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Social Mix, Neighbourhood Outcomes and Housing Policy. SG ‘ Firm Analytical Foundations’ Conference 22 April 2008 Prof Glen Bramley. What’s this paper about?. Government policies and rhetoric have placed a new emphasis on social mix & balance in neighbourhoods

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social mix neighbourhood outcomes and housing policy

Social Mix, Neighbourhood Outcomes and Housing Policy

SG ‘ Firm Analytical Foundations’ Conference

22 April 2008

Prof Glen Bramley

what s this paper about
What’s this paper about?
  • Government policies and rhetoric have placed a new emphasis on social mix & balance in neighbourhoods
  • This raises questions about whether such policies are achieveable & sustainable, as well as whether they are desirable
  • This contribution focuses on aspects of ‘desirability’, in terms of social, economic and environmental outcomes
  • It draws on evidence from a number of studies
  • It discusses some of the analytical uncertainties
  • And draws out some pointers for policy
the research base
The Research Base
  • ESRC ‘Cities’ research in Edinburgh-Glasgow (Bramley & Morgan, Housing Studies, 2003 + others)
  • Treasury/NRU/Scot Exec ‘Mainstream Services & Neighbourhood Deprivation’ (Bramley, Evans, Noble 2005)
  • Scot Exec Educ Dept ‘Home ownership and educational achievement’(Bramley & Karley, Housing Studies, 2007)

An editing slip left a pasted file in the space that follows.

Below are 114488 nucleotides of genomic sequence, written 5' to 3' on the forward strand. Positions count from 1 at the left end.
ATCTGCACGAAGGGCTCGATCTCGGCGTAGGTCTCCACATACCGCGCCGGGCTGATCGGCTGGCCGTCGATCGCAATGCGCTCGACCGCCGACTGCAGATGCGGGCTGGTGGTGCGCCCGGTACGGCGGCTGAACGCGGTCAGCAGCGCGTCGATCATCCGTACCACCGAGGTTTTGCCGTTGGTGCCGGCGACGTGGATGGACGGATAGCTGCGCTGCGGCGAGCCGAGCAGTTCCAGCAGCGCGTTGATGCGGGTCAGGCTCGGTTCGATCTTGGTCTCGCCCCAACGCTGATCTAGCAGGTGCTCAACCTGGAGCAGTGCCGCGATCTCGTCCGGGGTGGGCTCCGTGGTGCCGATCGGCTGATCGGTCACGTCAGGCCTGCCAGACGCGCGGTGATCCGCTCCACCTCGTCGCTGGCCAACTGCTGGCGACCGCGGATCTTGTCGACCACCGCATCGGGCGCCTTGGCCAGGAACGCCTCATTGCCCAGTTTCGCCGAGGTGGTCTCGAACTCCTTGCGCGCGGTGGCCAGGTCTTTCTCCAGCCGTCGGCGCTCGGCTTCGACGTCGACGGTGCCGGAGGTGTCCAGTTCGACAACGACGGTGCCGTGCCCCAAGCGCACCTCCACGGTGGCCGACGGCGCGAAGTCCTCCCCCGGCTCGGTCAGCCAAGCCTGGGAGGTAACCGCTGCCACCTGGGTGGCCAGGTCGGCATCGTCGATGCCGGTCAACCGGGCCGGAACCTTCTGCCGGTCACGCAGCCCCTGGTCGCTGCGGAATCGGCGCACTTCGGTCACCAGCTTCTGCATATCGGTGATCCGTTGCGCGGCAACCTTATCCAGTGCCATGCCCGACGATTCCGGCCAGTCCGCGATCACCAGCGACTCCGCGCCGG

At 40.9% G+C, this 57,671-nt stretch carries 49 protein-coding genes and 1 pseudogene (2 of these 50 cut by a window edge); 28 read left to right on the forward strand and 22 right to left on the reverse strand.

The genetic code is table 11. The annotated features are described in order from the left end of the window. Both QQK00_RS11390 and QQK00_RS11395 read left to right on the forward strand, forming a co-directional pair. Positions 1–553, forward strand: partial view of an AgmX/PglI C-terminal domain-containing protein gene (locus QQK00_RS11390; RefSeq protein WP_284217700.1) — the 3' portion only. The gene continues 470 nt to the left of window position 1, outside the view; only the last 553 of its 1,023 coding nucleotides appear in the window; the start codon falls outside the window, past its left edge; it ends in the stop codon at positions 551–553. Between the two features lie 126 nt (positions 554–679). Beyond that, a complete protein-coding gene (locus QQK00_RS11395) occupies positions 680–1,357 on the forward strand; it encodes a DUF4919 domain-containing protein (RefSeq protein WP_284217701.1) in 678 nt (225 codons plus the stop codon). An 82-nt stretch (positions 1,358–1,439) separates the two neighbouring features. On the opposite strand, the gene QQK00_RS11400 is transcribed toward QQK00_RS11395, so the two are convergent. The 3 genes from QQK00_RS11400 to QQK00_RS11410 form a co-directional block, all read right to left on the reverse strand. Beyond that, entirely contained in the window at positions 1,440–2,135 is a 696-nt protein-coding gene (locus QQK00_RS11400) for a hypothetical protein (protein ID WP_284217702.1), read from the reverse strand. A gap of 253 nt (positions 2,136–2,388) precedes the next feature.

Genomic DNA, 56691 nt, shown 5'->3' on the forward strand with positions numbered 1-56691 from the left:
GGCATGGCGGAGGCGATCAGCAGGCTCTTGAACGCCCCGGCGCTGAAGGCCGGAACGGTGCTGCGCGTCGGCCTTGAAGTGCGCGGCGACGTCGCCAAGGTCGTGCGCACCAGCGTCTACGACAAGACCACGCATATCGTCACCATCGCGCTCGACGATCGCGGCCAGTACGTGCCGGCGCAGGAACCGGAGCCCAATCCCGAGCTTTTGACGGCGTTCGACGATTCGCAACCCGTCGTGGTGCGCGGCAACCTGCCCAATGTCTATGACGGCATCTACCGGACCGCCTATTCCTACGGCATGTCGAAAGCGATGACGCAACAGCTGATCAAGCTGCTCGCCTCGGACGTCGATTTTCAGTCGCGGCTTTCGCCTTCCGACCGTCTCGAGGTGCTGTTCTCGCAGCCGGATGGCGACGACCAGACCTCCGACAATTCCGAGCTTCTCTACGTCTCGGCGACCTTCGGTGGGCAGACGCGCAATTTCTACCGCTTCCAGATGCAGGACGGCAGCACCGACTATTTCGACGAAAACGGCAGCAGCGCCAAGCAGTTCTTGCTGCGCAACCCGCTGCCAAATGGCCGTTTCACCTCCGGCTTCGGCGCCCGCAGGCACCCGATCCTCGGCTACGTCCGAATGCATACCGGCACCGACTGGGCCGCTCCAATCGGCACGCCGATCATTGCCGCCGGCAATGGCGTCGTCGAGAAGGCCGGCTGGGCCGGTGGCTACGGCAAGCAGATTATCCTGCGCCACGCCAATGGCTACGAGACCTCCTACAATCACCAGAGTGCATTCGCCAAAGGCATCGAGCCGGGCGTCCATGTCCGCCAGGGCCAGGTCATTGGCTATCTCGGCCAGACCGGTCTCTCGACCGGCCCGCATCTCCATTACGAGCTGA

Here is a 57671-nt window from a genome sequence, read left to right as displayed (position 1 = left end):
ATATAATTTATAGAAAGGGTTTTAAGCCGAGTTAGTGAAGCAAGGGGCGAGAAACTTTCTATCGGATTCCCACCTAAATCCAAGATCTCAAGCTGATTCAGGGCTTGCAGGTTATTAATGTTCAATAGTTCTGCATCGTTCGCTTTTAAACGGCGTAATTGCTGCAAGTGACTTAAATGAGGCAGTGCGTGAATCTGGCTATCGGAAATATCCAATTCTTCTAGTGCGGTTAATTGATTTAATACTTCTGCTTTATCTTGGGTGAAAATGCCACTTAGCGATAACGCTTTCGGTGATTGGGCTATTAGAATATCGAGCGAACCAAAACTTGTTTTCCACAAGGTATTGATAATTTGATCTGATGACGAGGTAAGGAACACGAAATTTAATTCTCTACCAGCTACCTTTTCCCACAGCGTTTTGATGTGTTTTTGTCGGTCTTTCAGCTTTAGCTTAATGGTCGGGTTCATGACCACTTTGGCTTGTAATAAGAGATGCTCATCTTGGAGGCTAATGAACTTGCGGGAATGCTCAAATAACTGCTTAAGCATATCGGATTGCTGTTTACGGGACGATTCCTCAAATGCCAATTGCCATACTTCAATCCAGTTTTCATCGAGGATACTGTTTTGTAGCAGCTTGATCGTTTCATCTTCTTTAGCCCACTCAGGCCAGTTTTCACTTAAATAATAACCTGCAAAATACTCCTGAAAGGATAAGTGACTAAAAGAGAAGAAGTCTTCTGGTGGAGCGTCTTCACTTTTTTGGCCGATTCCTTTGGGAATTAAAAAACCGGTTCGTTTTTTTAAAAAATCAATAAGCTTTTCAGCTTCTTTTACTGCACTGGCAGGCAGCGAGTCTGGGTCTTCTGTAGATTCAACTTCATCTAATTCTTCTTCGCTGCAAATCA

• Welsh Assembly Government ‘Alternative Resource Allocation Methods for Local Government’ (outcome-based funding model for schools; Bramley & Watkins forthcoming)
  • EPSRC ‘CityForm’ Consortium, social sustainability & urban form (Bramley & Power, Environment & Planning B, 2008; Bramley et al, Planning Research Conference, HWU 2007)
  • J Rowntree ‘Cleansweep’ study of neighbhourhood environmental services with Glasgow Univ (Bramley/Bailey/Hastings/Day/Watkins, EURA Conference, Glasgow, Sept 2005)
how social mix affects outcomes
How Social Mix Affects Outcomes
  • Poor individuals will have poor outcomes anyway – simple composition effect
  • Housing market sorts poorest into intrinsically least desirable areas (selection effect)
  • Behaviour by poor people (reflecting culture, expectations) worsens problems (e.g. rubbish, litter)
  • Social interactions within neighbourhood reinforce negative patterns of behaviour (crime, ASB) – low collective efficacy in resisting
  • Social interactions and cultures within local institutions reinforce low outcomes (e.g. schools)
  • Increased workload on local services not recognised by resource allocation so performance suffers